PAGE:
Pollination - Merlin Tuttle's Bat Conservation

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A Geoffroy's tailless bat (Anoura geoffroyi) pollinating Puya nitida in the Andean subparamo at about 9,000 feet elevation above Cuenca, Ecuador. This plant genus contains over 100 species, is found mostly at higher elevations of the Andes and is the oldest genus of bromeliads. Though most bromeliads are found in tropical rainforests growing as epiphytes on trees, Puya, are solely ground-dwelling and are very tolerant of low temperatures, surviving down to -20°C. Puya are long-lived plants and some of them need about 100 years from the seed until they flower. This species grows in dense colonies. Individual plants normally die once flowering is complete, though the colonies persist. Flowers are highly attractive to bats. Hummingbirds also visit them by day. As pollinators are scarce in this high mountain region where they normally grow Puya need to attract both birds and bats. However bats have been shown to be their most effective pollinators. Pollination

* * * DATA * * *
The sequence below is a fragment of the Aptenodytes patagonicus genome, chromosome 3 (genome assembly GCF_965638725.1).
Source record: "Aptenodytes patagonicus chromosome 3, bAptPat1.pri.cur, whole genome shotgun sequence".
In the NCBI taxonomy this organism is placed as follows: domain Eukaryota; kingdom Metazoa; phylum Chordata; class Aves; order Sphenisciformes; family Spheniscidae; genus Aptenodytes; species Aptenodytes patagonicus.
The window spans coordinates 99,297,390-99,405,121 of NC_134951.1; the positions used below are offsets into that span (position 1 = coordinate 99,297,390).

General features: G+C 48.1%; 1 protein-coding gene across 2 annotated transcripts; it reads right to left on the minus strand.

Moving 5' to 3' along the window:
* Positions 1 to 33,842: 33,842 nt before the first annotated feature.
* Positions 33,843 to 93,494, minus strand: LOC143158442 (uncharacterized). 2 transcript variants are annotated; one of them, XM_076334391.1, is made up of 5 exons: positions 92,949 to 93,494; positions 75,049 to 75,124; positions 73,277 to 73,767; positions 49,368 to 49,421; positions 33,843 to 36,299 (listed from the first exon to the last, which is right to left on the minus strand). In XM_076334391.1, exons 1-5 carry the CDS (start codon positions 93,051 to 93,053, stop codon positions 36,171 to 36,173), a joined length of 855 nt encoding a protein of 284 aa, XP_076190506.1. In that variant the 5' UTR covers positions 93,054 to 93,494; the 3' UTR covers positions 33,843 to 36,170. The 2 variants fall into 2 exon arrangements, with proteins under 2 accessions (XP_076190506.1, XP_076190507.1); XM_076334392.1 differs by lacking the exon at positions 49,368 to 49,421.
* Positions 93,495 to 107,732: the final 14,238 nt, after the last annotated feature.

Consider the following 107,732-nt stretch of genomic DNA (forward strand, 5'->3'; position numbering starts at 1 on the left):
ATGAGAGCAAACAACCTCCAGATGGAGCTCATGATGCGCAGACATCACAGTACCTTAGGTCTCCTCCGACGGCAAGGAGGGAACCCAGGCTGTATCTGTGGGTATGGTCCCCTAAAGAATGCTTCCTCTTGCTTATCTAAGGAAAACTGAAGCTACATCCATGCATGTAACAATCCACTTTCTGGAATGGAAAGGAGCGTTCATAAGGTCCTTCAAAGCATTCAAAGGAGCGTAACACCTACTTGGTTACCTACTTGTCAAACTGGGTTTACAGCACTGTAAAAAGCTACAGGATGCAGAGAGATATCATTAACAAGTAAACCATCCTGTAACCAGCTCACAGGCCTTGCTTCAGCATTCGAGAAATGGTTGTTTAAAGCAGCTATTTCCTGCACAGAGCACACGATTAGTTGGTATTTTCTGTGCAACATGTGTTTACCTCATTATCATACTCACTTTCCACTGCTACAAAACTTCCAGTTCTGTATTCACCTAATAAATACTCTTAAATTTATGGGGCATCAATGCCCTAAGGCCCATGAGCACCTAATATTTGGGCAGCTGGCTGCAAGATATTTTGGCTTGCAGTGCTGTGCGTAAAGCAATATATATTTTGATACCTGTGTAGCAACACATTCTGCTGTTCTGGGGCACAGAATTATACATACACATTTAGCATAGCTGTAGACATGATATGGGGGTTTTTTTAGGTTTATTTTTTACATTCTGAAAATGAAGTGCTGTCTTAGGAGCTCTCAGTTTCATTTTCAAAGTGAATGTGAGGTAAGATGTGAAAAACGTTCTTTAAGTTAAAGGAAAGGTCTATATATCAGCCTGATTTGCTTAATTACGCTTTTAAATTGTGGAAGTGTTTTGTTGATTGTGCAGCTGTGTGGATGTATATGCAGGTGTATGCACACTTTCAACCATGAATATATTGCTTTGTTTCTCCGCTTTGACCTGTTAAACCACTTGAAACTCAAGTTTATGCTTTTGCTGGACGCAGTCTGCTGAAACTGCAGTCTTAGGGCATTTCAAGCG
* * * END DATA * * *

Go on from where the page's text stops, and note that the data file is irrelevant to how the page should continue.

AndesBromeliaceaeCuencaEcuadorGeoffroy's tailless bat Anoura geoffroyiMerlin Tuttle's Bat ConservationPhyllostomidaePuya nitidaSouth Americabatbat conservationbatch 1cutemammalparamophotographypollinationwildlife photographyMM8034_120523_EC1_6981